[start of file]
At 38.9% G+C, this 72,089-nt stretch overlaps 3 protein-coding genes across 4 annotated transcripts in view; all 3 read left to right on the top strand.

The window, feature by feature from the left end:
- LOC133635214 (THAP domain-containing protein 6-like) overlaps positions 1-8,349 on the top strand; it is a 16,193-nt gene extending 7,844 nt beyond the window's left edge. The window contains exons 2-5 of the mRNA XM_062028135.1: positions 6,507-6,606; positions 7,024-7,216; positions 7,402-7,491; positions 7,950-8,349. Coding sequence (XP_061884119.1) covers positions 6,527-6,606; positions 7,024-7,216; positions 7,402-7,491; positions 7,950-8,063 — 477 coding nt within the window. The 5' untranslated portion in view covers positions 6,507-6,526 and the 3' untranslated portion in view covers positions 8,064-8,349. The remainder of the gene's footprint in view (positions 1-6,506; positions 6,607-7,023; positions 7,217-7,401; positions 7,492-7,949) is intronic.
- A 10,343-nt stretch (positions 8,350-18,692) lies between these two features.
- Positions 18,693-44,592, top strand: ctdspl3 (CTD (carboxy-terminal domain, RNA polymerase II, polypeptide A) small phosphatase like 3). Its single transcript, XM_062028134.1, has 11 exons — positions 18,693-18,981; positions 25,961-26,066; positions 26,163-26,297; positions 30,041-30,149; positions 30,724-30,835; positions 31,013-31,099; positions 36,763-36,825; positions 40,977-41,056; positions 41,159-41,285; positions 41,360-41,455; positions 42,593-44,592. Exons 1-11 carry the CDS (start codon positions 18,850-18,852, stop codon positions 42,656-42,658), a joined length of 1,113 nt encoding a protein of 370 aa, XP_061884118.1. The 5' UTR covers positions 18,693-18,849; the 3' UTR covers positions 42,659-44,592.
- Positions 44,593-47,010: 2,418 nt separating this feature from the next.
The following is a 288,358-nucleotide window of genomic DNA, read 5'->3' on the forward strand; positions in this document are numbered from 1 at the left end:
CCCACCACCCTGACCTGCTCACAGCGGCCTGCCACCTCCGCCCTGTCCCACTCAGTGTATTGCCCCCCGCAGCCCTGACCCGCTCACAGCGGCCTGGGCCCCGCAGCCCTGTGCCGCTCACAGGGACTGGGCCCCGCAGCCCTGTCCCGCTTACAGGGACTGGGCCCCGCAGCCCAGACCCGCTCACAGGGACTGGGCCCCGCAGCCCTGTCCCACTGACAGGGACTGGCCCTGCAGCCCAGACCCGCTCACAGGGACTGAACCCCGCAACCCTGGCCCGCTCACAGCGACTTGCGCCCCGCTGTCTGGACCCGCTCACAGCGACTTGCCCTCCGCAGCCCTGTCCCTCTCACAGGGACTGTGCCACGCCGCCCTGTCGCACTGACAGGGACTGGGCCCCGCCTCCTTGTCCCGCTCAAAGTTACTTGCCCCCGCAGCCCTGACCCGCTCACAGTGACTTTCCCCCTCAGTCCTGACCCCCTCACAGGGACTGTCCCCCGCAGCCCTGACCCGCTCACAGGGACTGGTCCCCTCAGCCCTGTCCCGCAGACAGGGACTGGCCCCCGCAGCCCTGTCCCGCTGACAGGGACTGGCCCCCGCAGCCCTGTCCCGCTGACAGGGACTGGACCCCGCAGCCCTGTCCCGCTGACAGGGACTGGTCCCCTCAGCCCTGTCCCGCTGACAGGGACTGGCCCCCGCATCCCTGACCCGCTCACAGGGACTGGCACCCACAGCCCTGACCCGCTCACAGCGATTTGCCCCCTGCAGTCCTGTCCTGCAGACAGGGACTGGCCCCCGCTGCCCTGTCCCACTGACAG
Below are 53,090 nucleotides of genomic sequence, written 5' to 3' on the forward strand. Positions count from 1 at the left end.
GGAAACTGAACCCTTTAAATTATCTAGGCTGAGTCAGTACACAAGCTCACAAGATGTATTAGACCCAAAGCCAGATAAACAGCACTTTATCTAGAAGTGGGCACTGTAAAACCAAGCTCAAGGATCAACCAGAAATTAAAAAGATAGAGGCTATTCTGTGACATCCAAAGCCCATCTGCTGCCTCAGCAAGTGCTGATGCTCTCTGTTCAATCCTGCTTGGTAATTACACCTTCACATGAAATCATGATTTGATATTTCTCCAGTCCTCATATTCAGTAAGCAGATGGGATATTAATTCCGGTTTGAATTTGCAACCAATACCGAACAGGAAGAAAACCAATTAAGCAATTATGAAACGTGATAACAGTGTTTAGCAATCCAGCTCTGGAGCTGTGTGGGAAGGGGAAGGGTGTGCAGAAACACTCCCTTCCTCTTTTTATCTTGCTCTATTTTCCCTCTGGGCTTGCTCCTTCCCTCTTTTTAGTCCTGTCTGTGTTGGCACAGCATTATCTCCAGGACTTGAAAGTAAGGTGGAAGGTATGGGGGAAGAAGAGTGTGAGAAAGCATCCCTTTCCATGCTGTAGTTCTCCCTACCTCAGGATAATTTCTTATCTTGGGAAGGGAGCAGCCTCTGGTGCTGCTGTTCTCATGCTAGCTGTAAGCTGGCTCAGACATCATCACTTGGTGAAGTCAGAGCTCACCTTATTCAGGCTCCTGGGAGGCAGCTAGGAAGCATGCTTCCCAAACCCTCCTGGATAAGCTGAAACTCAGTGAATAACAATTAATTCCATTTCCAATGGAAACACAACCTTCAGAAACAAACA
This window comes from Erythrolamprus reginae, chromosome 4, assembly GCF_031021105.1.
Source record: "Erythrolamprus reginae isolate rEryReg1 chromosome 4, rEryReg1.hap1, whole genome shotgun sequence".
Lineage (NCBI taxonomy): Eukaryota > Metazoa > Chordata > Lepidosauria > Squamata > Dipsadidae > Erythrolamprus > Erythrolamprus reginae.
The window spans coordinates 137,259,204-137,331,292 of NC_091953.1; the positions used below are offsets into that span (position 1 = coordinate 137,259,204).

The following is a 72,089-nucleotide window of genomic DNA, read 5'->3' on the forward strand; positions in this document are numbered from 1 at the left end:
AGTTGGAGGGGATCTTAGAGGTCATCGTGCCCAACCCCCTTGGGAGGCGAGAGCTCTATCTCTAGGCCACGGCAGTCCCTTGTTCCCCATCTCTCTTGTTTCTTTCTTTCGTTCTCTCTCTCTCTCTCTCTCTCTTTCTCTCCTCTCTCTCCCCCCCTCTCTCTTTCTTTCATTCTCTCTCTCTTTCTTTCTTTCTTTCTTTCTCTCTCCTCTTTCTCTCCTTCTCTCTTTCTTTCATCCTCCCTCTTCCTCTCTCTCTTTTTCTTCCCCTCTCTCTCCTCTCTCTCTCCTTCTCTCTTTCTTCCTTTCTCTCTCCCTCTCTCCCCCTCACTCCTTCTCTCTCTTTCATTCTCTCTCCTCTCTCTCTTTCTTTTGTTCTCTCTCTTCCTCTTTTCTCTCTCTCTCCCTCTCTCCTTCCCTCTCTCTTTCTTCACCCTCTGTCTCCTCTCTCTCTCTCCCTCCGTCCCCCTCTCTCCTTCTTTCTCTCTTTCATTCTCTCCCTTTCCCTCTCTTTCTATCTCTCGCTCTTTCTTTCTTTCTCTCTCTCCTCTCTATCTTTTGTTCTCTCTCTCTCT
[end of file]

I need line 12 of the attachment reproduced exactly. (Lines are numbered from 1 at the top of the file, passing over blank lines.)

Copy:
Source record: "Erythrolamprus reginae isolate rEryReg1 chromosome 4, rEryReg1.hap1, whole genome shotgun sequence".